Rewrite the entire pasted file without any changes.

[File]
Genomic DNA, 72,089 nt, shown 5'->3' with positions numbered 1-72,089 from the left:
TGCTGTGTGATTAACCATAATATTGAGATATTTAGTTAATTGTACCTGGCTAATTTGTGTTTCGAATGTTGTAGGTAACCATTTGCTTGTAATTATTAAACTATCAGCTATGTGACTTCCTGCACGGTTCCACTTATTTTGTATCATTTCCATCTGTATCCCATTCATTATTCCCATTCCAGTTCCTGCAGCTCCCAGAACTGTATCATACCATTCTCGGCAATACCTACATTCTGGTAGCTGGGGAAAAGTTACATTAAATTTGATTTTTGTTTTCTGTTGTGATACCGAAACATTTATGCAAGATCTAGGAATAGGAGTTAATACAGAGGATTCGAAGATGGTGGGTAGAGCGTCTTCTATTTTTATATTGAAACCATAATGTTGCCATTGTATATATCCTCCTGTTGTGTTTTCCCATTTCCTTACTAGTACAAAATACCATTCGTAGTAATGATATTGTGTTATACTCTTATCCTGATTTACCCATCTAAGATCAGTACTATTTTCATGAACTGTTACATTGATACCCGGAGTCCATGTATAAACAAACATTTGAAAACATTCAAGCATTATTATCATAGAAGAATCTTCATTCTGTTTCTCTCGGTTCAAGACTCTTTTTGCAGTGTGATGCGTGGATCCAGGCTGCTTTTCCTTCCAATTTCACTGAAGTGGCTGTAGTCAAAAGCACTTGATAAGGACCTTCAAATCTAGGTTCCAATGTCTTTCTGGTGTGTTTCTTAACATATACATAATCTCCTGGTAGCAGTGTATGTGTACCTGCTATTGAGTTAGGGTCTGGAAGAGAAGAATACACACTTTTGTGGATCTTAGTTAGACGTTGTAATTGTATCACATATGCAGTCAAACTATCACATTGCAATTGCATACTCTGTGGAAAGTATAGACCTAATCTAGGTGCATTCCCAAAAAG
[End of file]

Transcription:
Genomic DNA, 72,089 nt, shown 5'->3' with positions numbered 1-72,089 from the left:
TGCTGTGTGATTAACCATAATATTGAGATATTTAGTTAATTGTACCTGGCTAATTTGTGTTTCGAATGTTGTAGGTAACCATTTGCTTGTAATTATTAAACTATCAGCTATGTGACTTCCTGCACGGTTCCACTTATTTTGTATCATTTCCATCTGTATCCCATTCATTATTCCCATTCCAGTTCCTGCAGCTCCCAGAACTGTATCATACCATTCTCGGCAATACCTACATTCTGGTAGCTGGGGAAAAGTTACATTAAATTTGATTTTTGTTTTCTGTTGTGATACCGAAACATTTATGCAAGATCTAGGAATAGGAGTTAATACAGAGGATTCGAAGATGGTGGGTAGAGCGTCTTCTATTTTTATATTGAAACCATAATGTTGCCATTGTATATATCCTCCTGTTGTGTTTTCCCATTTCCTTACTAGTACAAAATACCATTCGTAGTAATGATATTGTGTTATACTCTTATCCTGATTTACCCATCTAAGATCAGTACTATTTTCATGAACTGTTACATTGATACCCGGAGTCCATGTATAAACAAACATTTGAAAACATTCAAGCATTATTATCATAGAAGAATCTTCATTCTGTTTCTCTCGGTTCAAGACTCTTTTTGCAGTGTGATGCGTGGATCCAGGCTGCTTTTCCTTCCAATTTCACTGAAGTGGCTGTAGTCAAAAGCACTTGATAAGGACCTTCAAATCTAGGTTCCAATGTCTTTCTGGTGTGTTTCTTAACATATACATAATCTCCTGGTAGCAGTGTATGTGTACCTGCTATTGAGTTAGGGTCTGGAAGAGAAGAATACACACTTTTGTGGATCTTAGTTAGACGTTGTAATTGTATCACATATGCAGTCAAACTATCACATTGCAATTGCATACTCTGTGGAAAGTATAGACCTAATCTAGGTGCATTCCCAAAAAG